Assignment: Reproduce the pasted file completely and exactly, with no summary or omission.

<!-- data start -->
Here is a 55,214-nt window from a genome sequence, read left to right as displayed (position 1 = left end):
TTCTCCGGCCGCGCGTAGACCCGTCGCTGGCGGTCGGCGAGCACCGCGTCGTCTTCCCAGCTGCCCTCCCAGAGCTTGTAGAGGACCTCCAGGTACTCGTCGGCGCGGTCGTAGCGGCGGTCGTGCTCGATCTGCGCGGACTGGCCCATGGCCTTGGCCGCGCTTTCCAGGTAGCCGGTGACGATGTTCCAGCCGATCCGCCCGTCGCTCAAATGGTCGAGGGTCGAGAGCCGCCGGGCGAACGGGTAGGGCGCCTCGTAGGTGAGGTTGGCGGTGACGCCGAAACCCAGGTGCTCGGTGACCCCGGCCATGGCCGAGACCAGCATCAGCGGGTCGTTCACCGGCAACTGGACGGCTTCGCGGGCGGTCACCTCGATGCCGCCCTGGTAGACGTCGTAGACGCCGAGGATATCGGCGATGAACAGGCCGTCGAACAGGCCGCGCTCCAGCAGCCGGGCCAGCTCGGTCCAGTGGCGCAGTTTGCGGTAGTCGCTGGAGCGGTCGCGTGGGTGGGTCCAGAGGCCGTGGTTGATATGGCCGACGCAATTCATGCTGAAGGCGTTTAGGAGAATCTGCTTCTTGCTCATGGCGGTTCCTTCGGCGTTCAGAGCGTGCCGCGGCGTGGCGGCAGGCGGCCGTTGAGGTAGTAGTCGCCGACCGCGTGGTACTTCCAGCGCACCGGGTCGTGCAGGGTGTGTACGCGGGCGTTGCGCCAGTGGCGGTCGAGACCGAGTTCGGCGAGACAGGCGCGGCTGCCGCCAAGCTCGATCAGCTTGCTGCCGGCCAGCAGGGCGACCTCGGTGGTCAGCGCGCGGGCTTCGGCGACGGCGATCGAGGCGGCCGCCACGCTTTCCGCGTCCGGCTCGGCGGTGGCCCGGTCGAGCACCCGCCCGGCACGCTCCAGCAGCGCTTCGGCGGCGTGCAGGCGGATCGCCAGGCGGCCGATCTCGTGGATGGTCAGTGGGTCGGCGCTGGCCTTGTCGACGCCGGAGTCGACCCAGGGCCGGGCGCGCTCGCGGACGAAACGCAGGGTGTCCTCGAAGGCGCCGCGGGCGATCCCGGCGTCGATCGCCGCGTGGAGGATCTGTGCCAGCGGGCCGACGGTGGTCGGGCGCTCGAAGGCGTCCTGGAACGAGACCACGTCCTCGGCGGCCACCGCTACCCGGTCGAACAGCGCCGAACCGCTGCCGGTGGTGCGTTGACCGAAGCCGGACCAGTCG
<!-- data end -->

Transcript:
Here is a 55,214-nt window from a genome sequence, read left to right as displayed (position 1 = left end):
TTCTCCGGCCGCGCGTAGACCCGTCGCTGGCGGTCGGCGAGCACCGCGTCGTCTTCCCAGCTGCCCTCCCAGAGCTTGTAGAGGACCTCCAGGTACTCGTCGGCGCGGTCGTAGCGGCGGTCGTGCTCGATCTGCGCGGACTGGCCCATGGCCTTGGCCGCGCTTTCCAGGTAGCCGGTGACGATGTTCCAGCCGATCCGCCCGTCGCTCAAATGGTCGAGGGTCGAGAGCCGCCGGGCGAACGGGTAGGGCGCCTCGTAGGTGAGGTTGGCGGTGACGCCGAAACCCAGGTGCTCGGTGACCCCGGCCATGGCCGAGACCAGCATCAGCGGGTCGTTCACCGGCAACTGGACGGCTTCGCGGGCGGTCACCTCGATGCCGCCCTGGTAGACGTCGTAGACGCCGAGGATATCGGCGATGAACAGGCCGTCGAACAGGCCGCGCTCCAGCAGCCGGGCCAGCTCGGTCCAGTGGCGCAGTTTGCGGTAGTCGCTGGAGCGGTCGCGTGGGTGGGTCCAGAGGCCGTGGTTGATATGGCCGACGCAATTCATGCTGAAGGCGTTTAGGAGAATCTGCTTCTTGCTCATGGCGGTTCCTTCGGCGTTCAGAGCGTGCCGCGGCGTGGCGGCAGGCGGCCGTTGAGGTAGTAGTCGCCGACCGCGTGGTACTTCCAGCGCACCGGGTCGTGCAGGGTGTGTACGCGGGCGTTGCGCCAGTGGCGGTCGAGACCGAGTTCGGCGAGACAGGCGCGGCTGCCGCCAAGCTCGATCAGCTTGCTGCCGGCCAGCAGGGCGACCTCGGTGGTCAGCGCGCGGGCTTCGGCGACGGCGATCGAGGCGGCCGCCACGCTTTCCGCGTCCGGCTCGGCGGTGGCCCGGTCGAGCACCCGCCCGGCACGCTCCAGCAGCGCTTCGGCGGCGTGCAGGCGGATCGCCAGGCGGCCGATCTCGTGGATGGTCAGTGGGTCGGCGCTGGCCTTGTCGACGCCGGAGTCGACCCAGGGCCGGGCGCGCTCGCGGACGAAACGCAGGGTGTCCTCGAAGGCGCCGCGGGCGATCCCGGCGTCGATCGCCGCGTGGAGGATCTGTGCCAGCGGGCCGACGGTGGTCGGGCGCTCGAAGGCGTCCTGGAACGAGACCACGTCCTCGGCGGCCACCGCTACCCGGTCGAACAGCGCCGAACCGCTGCCGGTGGTGCGTTGACCGAAGCCGGACCAGTCG